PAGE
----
April 28 (HealthDay News) -- A computerized chest scan successfully singles out those people coming into emergency rooms with chest pains who have serious heart disease, a new study indicates.
Of the 368 people in the study, computed tomography angiography (CTA) was 100 percent effective in identifying the 31 who actually had acute coronary syndrome, according to a report in the April 28 issue of the Journal of the American College of Cardiology. None of the people who were cleared by the scans had a coronary event in the following six months.
"The study really shows that in this population, CTA is useful and would be good to tremendously improve triage of these patients," said study author Dr. Udo Hoffman, an associate professor of radiology at Harvard Medical School and Massachusetts General Hospital.
Triage -- identifying who needs immediate care and who doesn't -- is of increasing importance as hospitals try to cut medical costs. Many people who come to emergency rooms with chest pains now undergo a series of tests, often being hospitalized. Even though CTA is expensive, at about $1,500 a test, it could save money by eliminating unnecessary hospitalization.
The people in the study were at relatively high risk of coronary disease. Yet the CTA scan, which gives a 64-slice image of the heart, found that most of them did not require immediate hospitalization and further testing.
The case for using CTA for triage in suspected heart disease is not completed, Hoffman said. "The next step is a randomized trial," he said. "We have to look at physician behavior, how physicians will adopt this technology."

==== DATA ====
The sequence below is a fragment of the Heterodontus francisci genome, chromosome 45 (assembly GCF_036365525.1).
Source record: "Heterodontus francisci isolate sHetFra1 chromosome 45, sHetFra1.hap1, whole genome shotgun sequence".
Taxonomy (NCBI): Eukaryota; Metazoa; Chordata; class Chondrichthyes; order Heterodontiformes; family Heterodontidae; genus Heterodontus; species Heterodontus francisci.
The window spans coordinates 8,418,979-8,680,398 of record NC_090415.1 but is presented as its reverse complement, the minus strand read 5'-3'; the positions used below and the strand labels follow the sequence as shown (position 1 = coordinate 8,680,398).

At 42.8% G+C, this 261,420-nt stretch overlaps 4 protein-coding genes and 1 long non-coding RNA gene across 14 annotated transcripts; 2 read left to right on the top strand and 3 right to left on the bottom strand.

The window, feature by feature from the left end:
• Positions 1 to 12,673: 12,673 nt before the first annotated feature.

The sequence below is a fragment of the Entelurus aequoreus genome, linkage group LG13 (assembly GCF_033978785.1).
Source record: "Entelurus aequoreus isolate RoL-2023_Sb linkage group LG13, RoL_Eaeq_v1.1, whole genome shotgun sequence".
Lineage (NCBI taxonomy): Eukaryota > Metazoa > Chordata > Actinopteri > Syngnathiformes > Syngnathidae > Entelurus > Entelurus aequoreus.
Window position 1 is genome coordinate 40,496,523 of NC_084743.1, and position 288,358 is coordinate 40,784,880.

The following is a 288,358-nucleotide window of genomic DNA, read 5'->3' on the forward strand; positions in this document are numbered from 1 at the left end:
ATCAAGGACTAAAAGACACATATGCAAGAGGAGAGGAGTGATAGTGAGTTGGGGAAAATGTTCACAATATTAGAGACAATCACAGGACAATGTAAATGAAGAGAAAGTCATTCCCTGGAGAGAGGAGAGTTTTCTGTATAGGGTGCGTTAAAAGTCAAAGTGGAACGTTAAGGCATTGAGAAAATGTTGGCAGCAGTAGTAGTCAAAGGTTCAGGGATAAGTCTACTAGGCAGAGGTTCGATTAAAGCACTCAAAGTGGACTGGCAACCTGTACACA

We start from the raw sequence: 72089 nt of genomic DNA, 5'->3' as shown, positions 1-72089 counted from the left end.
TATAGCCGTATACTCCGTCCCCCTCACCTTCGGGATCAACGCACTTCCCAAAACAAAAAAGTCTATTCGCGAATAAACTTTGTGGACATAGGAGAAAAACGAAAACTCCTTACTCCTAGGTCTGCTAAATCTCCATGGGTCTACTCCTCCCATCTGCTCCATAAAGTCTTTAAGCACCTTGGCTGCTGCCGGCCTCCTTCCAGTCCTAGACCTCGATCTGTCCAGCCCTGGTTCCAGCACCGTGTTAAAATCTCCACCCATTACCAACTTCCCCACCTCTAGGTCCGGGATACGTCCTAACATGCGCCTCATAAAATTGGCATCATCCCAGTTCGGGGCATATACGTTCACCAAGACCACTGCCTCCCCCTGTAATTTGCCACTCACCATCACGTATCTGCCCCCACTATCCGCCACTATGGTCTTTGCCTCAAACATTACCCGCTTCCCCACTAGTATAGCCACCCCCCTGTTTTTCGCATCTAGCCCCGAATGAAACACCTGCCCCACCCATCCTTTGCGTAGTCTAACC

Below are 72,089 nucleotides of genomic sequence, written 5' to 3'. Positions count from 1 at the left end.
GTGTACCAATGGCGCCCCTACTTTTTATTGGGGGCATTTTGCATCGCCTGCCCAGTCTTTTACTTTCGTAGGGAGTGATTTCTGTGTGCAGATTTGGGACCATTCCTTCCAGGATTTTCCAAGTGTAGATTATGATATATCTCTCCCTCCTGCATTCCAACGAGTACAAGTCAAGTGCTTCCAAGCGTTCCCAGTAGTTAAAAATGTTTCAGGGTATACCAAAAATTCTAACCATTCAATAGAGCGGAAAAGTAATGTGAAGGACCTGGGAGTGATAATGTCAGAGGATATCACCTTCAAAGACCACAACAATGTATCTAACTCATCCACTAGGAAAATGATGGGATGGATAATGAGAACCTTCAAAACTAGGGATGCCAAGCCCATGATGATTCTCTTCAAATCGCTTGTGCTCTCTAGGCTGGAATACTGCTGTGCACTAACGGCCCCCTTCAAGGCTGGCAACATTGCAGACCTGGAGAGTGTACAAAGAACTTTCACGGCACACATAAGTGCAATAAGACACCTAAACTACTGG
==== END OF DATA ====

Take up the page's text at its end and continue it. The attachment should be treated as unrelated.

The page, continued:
But, he added, "I think in places where there is a lot of expertise, there may be enough evidence to use it."
That certainly is true at the University of Pennsylvania, said Dr. Judd Hollander, clinical research director of emergency medicine, and a member of a group that has done a number of studies on CTA in triage of suspected coronary disease.
"We use it a ton in our institution, and I think clinical use of it is growing," Hollander said. "Use is growing faster than data, because all the early reports look great."
But the key to success is using the scan in appropriate cases, Hollander said. "If you apply it to everyone who walks in the door with a tinge of chest pain, it might actually increase risk," he said, which comes in part from the radiation exposure necessary for CTA.
"I would use it on people who, in a physician's judgment, are at high enough risk to warrant admission into the hospital," Hollander said. "With CTA, you switch testing from the hospital tomorrow to the emergency room today, and save that admission."
A report on the University of Pennsylvania's use of the scans in the emergency room, published last month, shows that "real costs from CTA are cheaper than doing other tests," he said.
A randomized trial would provide final proof of CTA effectiveness, Hollander and Hoffman agreed. Such a trial has been started at the University of Pennsylvania, Hollander said. But even before results of a randomized trial are available, "CTA is being used for triage in a lot of places, given the pressure to control health-care costs today," Hollander said.
SOURCES: Udo Hoffman, M.D., associate professor, medicine, Harvard Medical School/Massachusetts General Hospital, Boston; Judd Hollander, M.D., professor and clinical research director, emergency medicine, University of Pennsylvania, Philadelphia; April 28, 2009, Journal of the American College of Cardiology, online